Building the Docker image

In this section, you configure Cloud Build to detect changes to your app source code, build a Docker image, and then push it to Container Registry.

Create your source code repository

  1. In Cloud Shell, download the sample source code:


  1. Unpack the source code:

tar xzfv sample-app-v2.tgz

  1. Change directories to the source code:

cd sample-app

  1. Set the username and email address for your Git commits in this repository. Replace [EMAIL_ADDRESS] with your Git email address, and replace [USERNAME] with your Git username.

git config --global “[EMAIL_ADDRESS]” git config --global “[USERNAME]”

  1. Make the initial commit to your source code repository:

git init git add . git commit -m “Initial commit”

  1. Create a repository to host your code:

gcloud source repos create sample-app git config credential.helper

  1. Add your newly created repository as remote:

export PROJECT=$(gcloud info --format=‘value(config.project)’) git remote add origin$PROJECT/r/sample-app

  1. Push your code to the new repository’s master branch:

git push origin master

  1. Check that you can see your source code in the console:GO TO THE SOURCE CODE PAGE

Configure your build triggers

The following diagram illustrates the trigger that you build in this section.

Spinnaker workflow

You configure Cloud Build to build and push your Docker images every time you push Git tags to your source repository. Cloud Build automatically checks out your source code, builds the Docker image from the Dockerfile in your repository, and pushes that image to Container Registry.

  1. In the GCP Console, in the Cloud Build section, click Build Triggers .GO TO THE BUILD TRIGGERS PAGE
  2. Select Cloud Source Repository and click Continue .
  3. Select your newly created sample-app repository from the list, and click Continue .
  4. Set the following trigger settings:
  • Name : sample-app-tags
  • Trigger type : Tag
  • Tag (regex) : v.*
  • Build configuration : cloudbuild.yaml
  • cloudbuild.yaml location : cloudbuild.yaml
  1. Click Create trigger .

From now on, whenever you push a Git tag prefixed with the letter “v” to your source code repository, Cloud Build automatically builds and pushes your app as a Docker image to Container Registry.

Prepare your Kubernetes Manifests for use in Spinnaker

Spinnaker needs access to your Kubernetes manifests in order to deploy them to your clusters. This section creates a Cloud Storage bucket that will be populated with your manifests during the CI process in Cloud Build. After your manifests are in Cloud Storage, Spinnaker can download and apply them during your pipeline’s execution.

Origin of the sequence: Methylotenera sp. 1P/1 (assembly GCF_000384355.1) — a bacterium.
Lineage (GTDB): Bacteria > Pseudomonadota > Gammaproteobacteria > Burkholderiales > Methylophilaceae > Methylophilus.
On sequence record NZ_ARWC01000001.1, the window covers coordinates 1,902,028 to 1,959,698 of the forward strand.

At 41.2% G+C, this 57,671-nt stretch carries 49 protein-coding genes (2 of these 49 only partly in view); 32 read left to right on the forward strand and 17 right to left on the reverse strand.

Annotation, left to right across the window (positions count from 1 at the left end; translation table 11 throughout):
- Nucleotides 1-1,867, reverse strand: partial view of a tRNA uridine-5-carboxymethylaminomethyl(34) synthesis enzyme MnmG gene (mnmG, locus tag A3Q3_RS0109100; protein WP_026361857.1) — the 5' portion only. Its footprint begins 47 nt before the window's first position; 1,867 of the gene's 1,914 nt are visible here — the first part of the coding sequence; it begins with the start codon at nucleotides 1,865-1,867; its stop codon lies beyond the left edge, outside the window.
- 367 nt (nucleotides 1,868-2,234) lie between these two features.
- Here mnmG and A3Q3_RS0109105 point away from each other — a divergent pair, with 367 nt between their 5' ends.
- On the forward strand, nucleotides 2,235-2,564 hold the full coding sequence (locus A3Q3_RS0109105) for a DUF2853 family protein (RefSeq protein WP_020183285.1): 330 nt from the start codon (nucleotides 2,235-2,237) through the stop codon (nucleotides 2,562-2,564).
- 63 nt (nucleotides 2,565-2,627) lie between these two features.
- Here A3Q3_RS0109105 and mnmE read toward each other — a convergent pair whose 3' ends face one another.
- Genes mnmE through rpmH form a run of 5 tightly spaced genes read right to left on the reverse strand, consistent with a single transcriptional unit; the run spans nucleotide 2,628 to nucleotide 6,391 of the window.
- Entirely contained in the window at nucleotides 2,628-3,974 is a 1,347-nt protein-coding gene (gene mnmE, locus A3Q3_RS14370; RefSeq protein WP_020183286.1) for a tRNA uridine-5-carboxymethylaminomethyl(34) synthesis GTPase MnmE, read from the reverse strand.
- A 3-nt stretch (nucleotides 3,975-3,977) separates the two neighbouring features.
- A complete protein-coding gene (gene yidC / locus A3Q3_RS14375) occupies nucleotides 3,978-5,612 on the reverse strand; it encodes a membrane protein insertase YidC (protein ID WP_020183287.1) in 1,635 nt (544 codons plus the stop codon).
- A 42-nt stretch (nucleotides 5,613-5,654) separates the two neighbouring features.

1. Create the bucket.
export PROJECT=$(gcloud info --format='value(config.project)') gsutil mb -l us-central1 gs://$PROJECT-kubernetes-manifests
  1. Enable versioning on the bucket so that you have a history of your manifests.
gsutil versioning set on gs://$PROJECT-kubernetes-manifests
  1. Set the correct GCP project ID in your Kubernetes deployment manifests:
sed -i s/PROJECT/$PROJECT/g k8s/deployments/*
  1. Commit the changes to the repository:
git commit -a -m "Set project ID"

Build your image

Push your first image using the following steps:

  1. Go to your source code folder in Cloud Shell.
  2. Create a Git tag:
git tag v1.0.0
  1. Push the tag:
git push --tags
  1. In Cloud Build , click Build History to check that the build has been triggered. If not, verify the trigger was configured properly in the previous section.GO TO BUILD HISTORY

Configuring your deployment pipelines

Now that your images are building automatically, you need to deploy them to the Kubernetes cluster.

The following diagram illustrates the deployment pipeline steps.

Configure deployment pipeline.

You deploy to a scaled-down environment for integration testing. After the integration tests pass, you must manually approve the changes to deploy the code to production services.

Install the spin CLI for managing Spinnaker

Spin is a command-line utility for managing Spinnaker’s applications and pipelines.

  1. Download the latest version of spin .
curl -LO
  1. Make spin executable.
chmod +x spin

Create the deployment pipeline

  1. Use spin to create an app in Spinnaker.
./spin application save --application-name sample \ --owner-email [email protected] \ --cloud-providers kubernetes \ --gate-endpoint http://localhost:8080/gate

Next, you create the continuous delivery pipeline. In this tutorial, the pipeline is configured to detect when a Docker image with a tag prefixed with “v” has arrived in your Container Registry.

  1. In a new tab of Cloud Shell, run the following command in the source code directory to upload an example pipeline to your Spinnaker instance:
export PROJECT=$(gcloud info --format='value(config.project)') sed s/PROJECT/$PROJECT/g spinnaker/pipeline-deploy.json > pipeline.json ./spin pipeline save --gate-endpoint http://localhost:8080/gate -f pipeline.json

View your pipeline execution